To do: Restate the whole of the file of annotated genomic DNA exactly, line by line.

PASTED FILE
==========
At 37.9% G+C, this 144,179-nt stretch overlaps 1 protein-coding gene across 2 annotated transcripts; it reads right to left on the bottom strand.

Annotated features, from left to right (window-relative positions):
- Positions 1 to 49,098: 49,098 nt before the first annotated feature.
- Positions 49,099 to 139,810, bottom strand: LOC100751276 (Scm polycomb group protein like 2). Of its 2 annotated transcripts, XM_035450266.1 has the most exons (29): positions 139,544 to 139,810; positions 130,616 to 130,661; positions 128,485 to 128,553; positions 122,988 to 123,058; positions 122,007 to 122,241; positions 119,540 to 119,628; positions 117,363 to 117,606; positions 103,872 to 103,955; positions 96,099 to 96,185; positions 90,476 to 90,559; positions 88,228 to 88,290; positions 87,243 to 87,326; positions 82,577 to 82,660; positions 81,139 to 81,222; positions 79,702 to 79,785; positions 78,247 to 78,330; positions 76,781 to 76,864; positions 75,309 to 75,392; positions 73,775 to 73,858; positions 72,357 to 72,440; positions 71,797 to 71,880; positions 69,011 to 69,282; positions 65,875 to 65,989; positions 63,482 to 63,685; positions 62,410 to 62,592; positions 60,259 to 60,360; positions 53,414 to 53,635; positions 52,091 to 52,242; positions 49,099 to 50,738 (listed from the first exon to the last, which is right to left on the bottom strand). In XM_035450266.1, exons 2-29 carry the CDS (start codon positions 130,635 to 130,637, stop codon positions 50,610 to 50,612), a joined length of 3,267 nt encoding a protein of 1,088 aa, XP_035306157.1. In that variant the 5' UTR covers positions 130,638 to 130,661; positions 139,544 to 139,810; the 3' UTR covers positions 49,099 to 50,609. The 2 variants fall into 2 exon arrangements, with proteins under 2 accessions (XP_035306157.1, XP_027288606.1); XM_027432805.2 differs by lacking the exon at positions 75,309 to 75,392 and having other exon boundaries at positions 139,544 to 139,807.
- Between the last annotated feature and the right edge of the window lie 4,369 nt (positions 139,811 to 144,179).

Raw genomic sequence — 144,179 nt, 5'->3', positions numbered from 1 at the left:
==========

At 37.9% G+C, this 144,179-nt stretch overlaps 1 protein-coding gene across 2 annotated transcripts; it reads right to left on the bottom strand.

Annotated features, from left to right (window-relative positions):
- Positions 1 to 49,098: 49,098 nt before the first annotated feature.
- Positions 49,099 to 139,810, bottom strand: LOC100751276 (Scm polycomb group protein like 2). Of its 2 annotated transcripts, XM_035450266.1 has the most exons (29): positions 139,544 to 139,810; positions 130,616 to 130,661; positions 128,485 to 128,553; positions 122,988 to 123,058; positions 122,007 to 122,241; positions 119,540 to 119,628; positions 117,363 to 117,606; positions 103,872 to 103,955; positions 96,099 to 96,185; positions 90,476 to 90,559; positions 88,228 to 88,290; positions 87,243 to 87,326; positions 82,577 to 82,660; positions 81,139 to 81,222; positions 79,702 to 79,785; positions 78,247 to 78,330; positions 76,781 to 76,864; positions 75,309 to 75,392; positions 73,775 to 73,858; positions 72,357 to 72,440; positions 71,797 to 71,880; positions 69,011 to 69,282; positions 65,875 to 65,989; positions 63,482 to 63,685; positions 62,410 to 62,592; positions 60,259 to 60,360; positions 53,414 to 53,635; positions 52,091 to 52,242; positions 49,099 to 50,738 (listed from the first exon to the last, which is right to left on the bottom strand). In XM_035450266.1, exons 2-29 carry the CDS (start codon positions 130,635 to 130,637, stop codon positions 50,610 to 50,612), a joined length of 3,267 nt encoding a protein of 1,088 aa, XP_035306157.1. In that variant the 5' UTR covers positions 130,638 to 130,661; positions 139,544 to 139,810; the 3' UTR covers positions 49,099 to 50,609. The 2 variants fall into 2 exon arrangements, with proteins under 2 accessions (XP_035306157.1, XP_027288606.1); XM_027432805.2 differs by lacking the exon at positions 75,309 to 75,392 and having other exon boundaries at positions 139,544 to 139,807.
- Between the last annotated feature and the right edge of the window lie 4,369 nt (positions 139,811 to 144,179).

Raw genomic sequence — 144,179 nt, 5'->3', positions numbered from 1 at the left: